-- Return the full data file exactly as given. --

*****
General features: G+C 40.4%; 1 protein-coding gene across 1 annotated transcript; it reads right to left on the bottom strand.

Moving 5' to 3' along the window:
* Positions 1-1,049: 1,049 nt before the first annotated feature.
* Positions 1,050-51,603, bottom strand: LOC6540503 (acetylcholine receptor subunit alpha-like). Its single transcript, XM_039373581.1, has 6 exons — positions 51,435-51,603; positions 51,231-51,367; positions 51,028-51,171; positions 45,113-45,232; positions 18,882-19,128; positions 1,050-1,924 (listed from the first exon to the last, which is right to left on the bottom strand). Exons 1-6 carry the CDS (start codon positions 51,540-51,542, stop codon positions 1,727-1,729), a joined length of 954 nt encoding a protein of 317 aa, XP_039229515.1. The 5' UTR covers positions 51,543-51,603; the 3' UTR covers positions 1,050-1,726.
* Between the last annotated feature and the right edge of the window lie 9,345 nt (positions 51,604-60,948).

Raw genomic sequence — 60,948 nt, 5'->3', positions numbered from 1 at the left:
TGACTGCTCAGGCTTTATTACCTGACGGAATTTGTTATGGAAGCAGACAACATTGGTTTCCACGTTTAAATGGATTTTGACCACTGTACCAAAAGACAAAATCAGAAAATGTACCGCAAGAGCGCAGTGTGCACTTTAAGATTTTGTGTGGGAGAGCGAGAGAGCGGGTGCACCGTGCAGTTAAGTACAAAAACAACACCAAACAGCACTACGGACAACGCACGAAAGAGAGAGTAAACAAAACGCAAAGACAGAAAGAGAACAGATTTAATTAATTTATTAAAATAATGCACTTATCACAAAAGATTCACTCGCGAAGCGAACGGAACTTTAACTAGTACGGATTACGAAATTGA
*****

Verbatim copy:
General features: G+C 40.4%; 1 protein-coding gene across 1 annotated transcript; it reads right to left on the bottom strand.

Moving 5' to 3' along the window:
* Positions 1-1,049: 1,049 nt before the first annotated feature.
* Positions 1,050-51,603, bottom strand: LOC6540503 (acetylcholine receptor subunit alpha-like). Its single transcript, XM_039373581.1, has 6 exons — positions 51,435-51,603; positions 51,231-51,367; positions 51,028-51,171; positions 45,113-45,232; positions 18,882-19,128; positions 1,050-1,924 (listed from the first exon to the last, which is right to left on the bottom strand). Exons 1-6 carry the CDS (start codon positions 51,540-51,542, stop codon positions 1,727-1,729), a joined length of 954 nt encoding a protein of 317 aa, XP_039229515.1. The 5' UTR covers positions 51,543-51,603; the 3' UTR covers positions 1,050-1,726.
* Between the last annotated feature and the right edge of the window lie 9,345 nt (positions 51,604-60,948).

Raw genomic sequence — 60,948 nt, 5'->3', positions numbered from 1 at the left:
TGACTGCTCAGGCTTTATTACCTGACGGAATTTGTTATGGAAGCAGACAACATTGGTTTCCACGTTTAAATGGATTTTGACCACTGTACCAAAAGACAAAATCAGAAAATGTACCGCAAGAGCGCAGTGTGCACTTTAAGATTTTGTGTGGGAGAGCGAGAGAGCGGGTGCACCGTGCAGTTAAGTACAAAAACAACACCAAACAGCACTACGGACAACGCACGAAAGAGAGAGTAAACAAAACGCAAAGACAGAAAGAGAACAGATTTAATTAATTTATTAAAATAATGCACTTATCACAAAAGATTCACTCGCGAAGCGAACGGAACTTTAACTAGTACGGATTACGAAATTGA